A CMS migration to Adobe Experience Manager (previously named Adobe CQ) is a large undertaking for any organization. With key team members, extensive budgets and an entire enterprise of websites, landing pages, content assets and more on the line, planning and execution of the migration must be flawless.
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Given the pace at which people-based targeting and audience management are evolving in paid media channels, it is surprising how little the site redesign process has changed during the same period of time.
A key feature of a TMS is that marketing tags can be loaded in parallel (asynchronously) with the web page. This reduces overall load times and the risk of a marketing tag slowing down or blocking a page from loading. However, your testing tool interacts with web pages in a fundamentally different way, which can cause problems for both your site experience and testing program.
Everyone has unique content management requirements, so chances are the path for fixing your CMS is not the same as most others. Here we discuss some best practices to help you discover the path to fixing your CMS.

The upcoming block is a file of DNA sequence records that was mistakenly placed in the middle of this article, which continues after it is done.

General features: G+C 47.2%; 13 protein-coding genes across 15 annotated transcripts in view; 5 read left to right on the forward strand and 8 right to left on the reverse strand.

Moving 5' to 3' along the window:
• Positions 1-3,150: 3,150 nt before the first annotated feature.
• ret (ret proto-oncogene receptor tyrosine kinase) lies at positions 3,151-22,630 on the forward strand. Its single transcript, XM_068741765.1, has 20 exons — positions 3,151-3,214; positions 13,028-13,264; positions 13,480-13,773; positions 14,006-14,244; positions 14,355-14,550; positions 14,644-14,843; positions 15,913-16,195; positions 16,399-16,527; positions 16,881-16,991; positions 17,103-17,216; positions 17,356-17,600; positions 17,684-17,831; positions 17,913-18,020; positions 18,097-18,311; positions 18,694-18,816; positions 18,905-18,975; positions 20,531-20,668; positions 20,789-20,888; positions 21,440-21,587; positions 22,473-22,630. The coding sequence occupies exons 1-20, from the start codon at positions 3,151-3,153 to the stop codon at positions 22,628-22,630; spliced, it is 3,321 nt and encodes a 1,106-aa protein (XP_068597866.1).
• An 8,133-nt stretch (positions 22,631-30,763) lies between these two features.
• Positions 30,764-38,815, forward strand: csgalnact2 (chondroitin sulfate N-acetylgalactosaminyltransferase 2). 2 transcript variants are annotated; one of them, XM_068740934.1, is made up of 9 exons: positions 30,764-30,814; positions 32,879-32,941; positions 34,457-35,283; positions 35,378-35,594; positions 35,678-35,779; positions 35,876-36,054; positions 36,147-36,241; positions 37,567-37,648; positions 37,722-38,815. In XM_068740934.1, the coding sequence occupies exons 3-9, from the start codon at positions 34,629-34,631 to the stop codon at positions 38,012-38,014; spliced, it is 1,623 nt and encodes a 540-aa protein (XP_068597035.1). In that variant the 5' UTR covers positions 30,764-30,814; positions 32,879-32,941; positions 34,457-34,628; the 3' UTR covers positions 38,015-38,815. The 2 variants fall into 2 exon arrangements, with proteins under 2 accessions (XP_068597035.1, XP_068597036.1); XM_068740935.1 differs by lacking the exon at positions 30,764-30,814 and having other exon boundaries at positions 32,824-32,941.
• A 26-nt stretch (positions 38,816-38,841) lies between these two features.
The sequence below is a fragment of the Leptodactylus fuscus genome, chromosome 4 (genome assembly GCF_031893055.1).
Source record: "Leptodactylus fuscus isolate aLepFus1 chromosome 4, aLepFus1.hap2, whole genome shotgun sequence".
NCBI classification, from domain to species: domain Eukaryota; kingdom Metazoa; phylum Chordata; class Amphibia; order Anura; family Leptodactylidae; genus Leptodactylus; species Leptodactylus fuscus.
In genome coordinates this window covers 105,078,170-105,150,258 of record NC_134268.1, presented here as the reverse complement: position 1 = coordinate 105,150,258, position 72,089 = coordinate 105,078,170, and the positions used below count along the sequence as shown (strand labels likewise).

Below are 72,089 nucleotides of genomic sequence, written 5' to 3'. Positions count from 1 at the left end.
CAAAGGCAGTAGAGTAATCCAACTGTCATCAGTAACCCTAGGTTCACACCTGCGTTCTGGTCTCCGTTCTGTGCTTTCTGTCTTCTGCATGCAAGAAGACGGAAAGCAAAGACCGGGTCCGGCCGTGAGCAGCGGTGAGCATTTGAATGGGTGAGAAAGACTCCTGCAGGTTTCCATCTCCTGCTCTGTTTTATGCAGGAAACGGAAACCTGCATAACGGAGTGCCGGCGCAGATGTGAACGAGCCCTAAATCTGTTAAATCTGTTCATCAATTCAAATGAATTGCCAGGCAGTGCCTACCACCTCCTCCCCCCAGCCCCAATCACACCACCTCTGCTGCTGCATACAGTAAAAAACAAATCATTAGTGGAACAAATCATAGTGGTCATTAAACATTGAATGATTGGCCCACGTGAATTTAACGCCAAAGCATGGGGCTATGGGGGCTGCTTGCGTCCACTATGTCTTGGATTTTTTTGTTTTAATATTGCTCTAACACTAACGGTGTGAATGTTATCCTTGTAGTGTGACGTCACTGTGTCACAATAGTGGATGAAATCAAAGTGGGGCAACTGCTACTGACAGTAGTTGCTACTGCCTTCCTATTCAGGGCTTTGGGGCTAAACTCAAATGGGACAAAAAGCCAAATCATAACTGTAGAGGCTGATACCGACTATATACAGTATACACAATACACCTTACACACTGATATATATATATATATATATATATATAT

In the words of Kenny Rogers, "You gotta know when to hold ‘em and know when to fold ‘em." When it comes to a website redesign, it’s often a similar game to play.
Looking to improve the performance of a responsive site? Begin by funneling your efforts into image optimization. The average website devotes 70% of its data-size to images, which means attention spans and data plans everywhere will thank you for putting your imagery on a digital diet.
When it comes to performance and Responsive Design, there are a myriad of best practices that can boost site speed. Back in August, we narrowed these best practices down to the top 20 to help you determine where the biggest performance gains are to be had. Today, I want to review in detail our number one tip; whenever possible, you should use CSS & real text over images.
The latest and largest phone from Apple, the iPhone 6 Plus, undoubtedly impacts responsive web design, but perhaps not in the ways you would expect. Apple follows an “evolution not revolution” design pattern and I believe a similar approach can be applied to web design. The iPhone 6 Plus doesn't introduce new challenges, but the ubiquity of the new model will help transform today's best practices into tomorrow's minimum requirements. Here are three tips to keep your website in top form.